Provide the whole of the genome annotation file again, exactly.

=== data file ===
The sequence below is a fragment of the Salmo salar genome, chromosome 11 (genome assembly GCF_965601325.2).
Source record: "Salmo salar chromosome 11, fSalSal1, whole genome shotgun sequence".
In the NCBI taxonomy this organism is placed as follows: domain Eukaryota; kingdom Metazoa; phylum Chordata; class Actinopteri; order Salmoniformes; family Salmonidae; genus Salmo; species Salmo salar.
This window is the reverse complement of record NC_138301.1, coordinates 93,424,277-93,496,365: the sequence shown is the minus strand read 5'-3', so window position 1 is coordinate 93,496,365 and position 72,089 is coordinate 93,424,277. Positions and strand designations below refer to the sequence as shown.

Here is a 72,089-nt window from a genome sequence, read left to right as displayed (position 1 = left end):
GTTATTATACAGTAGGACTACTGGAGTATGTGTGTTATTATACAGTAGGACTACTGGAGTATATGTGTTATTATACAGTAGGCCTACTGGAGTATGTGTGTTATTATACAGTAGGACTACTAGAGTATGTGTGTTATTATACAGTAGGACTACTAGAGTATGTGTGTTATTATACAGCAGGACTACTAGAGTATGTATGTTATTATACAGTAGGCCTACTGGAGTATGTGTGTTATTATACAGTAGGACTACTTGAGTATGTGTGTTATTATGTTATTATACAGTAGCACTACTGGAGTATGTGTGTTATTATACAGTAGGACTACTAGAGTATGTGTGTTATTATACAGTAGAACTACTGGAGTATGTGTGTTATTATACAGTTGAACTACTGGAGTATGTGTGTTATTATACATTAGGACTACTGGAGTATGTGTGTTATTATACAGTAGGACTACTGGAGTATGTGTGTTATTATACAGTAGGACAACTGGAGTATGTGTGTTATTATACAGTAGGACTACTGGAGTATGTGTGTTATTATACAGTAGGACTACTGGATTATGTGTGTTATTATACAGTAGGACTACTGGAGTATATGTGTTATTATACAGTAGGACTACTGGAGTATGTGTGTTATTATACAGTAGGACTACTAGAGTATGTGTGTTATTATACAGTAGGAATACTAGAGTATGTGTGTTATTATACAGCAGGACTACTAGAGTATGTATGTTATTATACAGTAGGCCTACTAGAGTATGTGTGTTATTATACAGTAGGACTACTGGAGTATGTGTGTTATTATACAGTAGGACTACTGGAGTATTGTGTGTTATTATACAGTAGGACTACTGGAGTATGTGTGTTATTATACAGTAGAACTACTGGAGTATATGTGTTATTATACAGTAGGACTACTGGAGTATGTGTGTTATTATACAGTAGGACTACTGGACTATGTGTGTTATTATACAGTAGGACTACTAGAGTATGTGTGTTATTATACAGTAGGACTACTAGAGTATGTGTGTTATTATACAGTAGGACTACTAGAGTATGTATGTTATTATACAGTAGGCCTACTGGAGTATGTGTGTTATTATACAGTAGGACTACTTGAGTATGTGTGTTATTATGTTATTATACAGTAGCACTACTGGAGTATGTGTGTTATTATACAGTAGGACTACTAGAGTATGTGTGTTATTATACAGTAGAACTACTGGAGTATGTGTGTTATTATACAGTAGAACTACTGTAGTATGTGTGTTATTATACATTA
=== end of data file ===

The sequence below is a fragment of the Salmo salar genome, chromosome 11 (genome assembly GCF_965601325.2).
Source record: "Salmo salar chromosome 11, fSalSal1, whole genome shotgun sequence".
In the NCBI taxonomy this organism is placed as follows: domain Eukaryota; kingdom Metazoa; phylum Chordata; class Actinopteri; order Salmoniformes; family Salmonidae; genus Salmo; species Salmo salar.
This window is the reverse complement of record NC_138301.1, coordinates 93,424,277-93,496,365: the sequence shown is the minus strand read 5'-3', so window position 1 is coordinate 93,496,365 and position 72,089 is coordinate 93,424,277. Positions and strand designations below refer to the sequence as shown.

Here is a 72,089-nt window from a genome sequence, read left to right as displayed (position 1 = left end):
GTTATTATACAGTAGGACTACTGGAGTATGTGTGTTATTATACAGTAGGACTACTGGAGTATATGTGTTATTATACAGTAGGCCTACTGGAGTATGTGTGTTATTATACAGTAGGACTACTAGAGTATGTGTGTTATTATACAGTAGGACTACTAGAGTATGTGTGTTATTATACAGCAGGACTACTAGAGTATGTATGTTATTATACAGTAGGCCTACTGGAGTATGTGTGTTATTATACAGTAGGACTACTTGAGTATGTGTGTTATTATGTTATTATACAGTAGCACTACTGGAGTATGTGTGTTATTATACAGTAGGACTACTAGAGTATGTGTGTTATTATACAGTAGAACTACTGGAGTATGTGTGTTATTATACAGTTGAACTACTGGAGTATGTGTGTTATTATACATTAGGACTACTGGAGTATGTGTGTTATTATACAGTAGGACTACTGGAGTATGTGTGTTATTATACAGTAGGACAACTGGAGTATGTGTGTTATTATACAGTAGGACTACTGGAGTATGTGTGTTATTATACAGTAGGACTACTGGATTATGTGTGTTATTATACAGTAGGACTACTGGAGTATATGTGTTATTATACAGTAGGACTACTGGAGTATGTGTGTTATTATACAGTAGGACTACTAGAGTATGTGTGTTATTATACAGTAGGAATACTAGAGTATGTGTGTTATTATACAGCAGGACTACTAGAGTATGTATGTTATTATACAGTAGGCCTACTAGAGTATGTGTGTTATTATACAGTAGGACTACTGGAGTATGTGTGTTATTATACAGTAGGACTACTGGAGTATTGTGTGTTATTATACAGTAGGACTACTGGAGTATGTGTGTTATTATACAGTAGAACTACTGGAGTATATGTGTTATTATACAGTAGGACTACTGGAGTATGTGTGTTATTATACAGTAGGACTACTGGACTATGTGTGTTATTATACAGTAGGACTACTAGAGTATGTGTGTTATTATACAGTAGGACTACTAGAGTATGTGTGTTATTATACAGTAGGACTACTAGAGTATGTATGTTATTATACAGTAGGCCTACTGGAGTATGTGTGTTATTATACAGTAGGACTACTTGAGTATGTGTGTTATTATGTTATTATACAGTAGCACTACTGGAGTATGTGTGTTATTATACAGTAGGACTACTAGAGTATGTGTGTTATTATACAGTAGAACTACTGGAGTATGTGTGTTATTATACAGTAGAACTACTGTAGTATGTGTGTTATTATACATTA